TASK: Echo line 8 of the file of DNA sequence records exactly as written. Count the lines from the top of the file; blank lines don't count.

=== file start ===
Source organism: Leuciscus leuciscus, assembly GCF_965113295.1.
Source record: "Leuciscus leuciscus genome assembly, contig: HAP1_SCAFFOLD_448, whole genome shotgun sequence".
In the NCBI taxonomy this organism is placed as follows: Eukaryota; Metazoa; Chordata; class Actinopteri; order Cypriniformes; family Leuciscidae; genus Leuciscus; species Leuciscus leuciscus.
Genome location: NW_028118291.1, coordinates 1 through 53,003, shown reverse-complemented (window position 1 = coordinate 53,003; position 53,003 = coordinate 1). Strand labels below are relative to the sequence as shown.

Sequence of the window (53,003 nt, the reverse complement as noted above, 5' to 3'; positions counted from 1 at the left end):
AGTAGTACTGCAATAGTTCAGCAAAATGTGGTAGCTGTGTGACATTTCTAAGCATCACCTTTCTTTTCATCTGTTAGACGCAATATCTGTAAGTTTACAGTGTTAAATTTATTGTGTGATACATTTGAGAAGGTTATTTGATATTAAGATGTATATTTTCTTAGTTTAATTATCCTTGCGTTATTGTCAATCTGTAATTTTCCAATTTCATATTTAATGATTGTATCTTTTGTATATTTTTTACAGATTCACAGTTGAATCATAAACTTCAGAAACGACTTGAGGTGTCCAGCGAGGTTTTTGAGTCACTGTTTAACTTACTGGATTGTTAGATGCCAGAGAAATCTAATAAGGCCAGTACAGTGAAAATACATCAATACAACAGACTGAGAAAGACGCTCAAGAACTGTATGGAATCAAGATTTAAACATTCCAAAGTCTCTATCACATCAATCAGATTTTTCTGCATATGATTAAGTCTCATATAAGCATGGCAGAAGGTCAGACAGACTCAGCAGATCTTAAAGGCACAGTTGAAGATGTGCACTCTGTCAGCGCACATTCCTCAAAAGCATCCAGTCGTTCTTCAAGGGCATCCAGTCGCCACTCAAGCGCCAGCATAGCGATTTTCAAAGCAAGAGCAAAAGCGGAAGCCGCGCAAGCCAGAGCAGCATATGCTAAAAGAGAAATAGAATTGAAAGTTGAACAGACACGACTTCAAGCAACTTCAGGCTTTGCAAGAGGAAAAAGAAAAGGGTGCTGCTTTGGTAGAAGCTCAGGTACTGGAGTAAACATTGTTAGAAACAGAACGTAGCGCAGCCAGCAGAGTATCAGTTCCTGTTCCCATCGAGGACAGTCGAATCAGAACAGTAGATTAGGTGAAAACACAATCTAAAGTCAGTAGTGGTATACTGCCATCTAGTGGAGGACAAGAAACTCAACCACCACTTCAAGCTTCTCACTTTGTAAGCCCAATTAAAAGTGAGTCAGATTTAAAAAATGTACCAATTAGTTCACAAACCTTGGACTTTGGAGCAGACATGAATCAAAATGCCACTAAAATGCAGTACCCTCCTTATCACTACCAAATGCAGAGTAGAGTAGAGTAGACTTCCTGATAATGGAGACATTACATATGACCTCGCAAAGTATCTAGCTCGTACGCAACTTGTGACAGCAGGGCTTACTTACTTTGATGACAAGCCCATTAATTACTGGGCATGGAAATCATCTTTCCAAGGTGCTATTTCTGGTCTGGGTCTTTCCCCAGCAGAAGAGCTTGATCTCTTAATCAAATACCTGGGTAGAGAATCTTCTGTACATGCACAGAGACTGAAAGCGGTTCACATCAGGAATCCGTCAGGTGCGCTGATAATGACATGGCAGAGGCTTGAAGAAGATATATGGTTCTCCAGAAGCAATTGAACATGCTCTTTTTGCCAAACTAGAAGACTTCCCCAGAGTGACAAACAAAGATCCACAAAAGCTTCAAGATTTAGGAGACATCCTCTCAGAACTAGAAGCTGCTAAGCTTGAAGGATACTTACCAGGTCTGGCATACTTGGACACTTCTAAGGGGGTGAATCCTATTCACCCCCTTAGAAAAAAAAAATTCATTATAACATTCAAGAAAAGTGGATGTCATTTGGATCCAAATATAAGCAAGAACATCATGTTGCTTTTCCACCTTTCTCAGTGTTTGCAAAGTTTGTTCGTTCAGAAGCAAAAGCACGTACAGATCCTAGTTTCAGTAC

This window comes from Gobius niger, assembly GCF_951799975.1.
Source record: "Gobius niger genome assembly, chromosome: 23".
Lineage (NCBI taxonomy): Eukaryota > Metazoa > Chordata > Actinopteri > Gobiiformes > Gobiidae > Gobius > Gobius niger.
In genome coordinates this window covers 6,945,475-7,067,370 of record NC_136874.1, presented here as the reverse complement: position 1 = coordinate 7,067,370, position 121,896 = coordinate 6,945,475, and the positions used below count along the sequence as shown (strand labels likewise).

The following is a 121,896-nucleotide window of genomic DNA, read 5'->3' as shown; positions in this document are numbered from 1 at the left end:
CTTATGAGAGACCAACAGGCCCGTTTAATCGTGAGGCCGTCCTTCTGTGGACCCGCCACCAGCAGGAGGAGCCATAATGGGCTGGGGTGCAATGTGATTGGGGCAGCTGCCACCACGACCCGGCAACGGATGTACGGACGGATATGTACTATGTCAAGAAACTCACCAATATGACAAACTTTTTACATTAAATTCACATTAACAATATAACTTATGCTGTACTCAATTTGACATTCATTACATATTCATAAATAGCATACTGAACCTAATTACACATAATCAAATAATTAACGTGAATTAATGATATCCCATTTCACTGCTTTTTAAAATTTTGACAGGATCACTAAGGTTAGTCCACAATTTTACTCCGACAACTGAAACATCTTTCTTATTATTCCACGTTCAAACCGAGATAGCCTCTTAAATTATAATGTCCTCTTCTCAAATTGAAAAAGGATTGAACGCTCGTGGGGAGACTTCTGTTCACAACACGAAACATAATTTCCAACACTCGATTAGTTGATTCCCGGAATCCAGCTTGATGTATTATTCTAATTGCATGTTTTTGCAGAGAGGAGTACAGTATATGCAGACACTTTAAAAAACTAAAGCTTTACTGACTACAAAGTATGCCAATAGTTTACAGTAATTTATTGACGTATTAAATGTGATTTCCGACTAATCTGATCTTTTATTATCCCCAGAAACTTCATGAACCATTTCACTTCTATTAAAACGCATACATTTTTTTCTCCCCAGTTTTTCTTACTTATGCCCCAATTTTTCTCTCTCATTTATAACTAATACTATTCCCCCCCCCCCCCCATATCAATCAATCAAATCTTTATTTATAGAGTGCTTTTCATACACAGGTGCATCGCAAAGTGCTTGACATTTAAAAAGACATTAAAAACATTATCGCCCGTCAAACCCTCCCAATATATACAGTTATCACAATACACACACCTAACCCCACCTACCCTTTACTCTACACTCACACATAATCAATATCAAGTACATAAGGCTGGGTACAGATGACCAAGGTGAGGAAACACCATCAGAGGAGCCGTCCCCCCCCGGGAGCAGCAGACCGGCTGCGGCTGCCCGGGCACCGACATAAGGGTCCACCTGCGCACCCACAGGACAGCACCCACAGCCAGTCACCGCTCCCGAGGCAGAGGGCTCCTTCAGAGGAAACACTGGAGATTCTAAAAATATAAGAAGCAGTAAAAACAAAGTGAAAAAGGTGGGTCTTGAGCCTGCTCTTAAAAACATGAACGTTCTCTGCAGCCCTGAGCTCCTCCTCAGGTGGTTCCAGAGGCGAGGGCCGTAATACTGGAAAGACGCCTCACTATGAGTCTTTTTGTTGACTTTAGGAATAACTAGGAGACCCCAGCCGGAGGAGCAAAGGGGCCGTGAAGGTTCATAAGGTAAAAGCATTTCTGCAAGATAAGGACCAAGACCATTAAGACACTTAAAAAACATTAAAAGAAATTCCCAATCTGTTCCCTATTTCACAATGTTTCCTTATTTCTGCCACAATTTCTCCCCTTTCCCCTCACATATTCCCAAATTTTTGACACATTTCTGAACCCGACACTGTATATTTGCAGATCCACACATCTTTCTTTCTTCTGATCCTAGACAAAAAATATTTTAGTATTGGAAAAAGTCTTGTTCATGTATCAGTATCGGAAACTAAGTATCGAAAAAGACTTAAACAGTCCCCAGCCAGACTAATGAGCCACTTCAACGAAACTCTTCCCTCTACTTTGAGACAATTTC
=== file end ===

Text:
Source record: "Gobius niger genome assembly, chromosome: 23".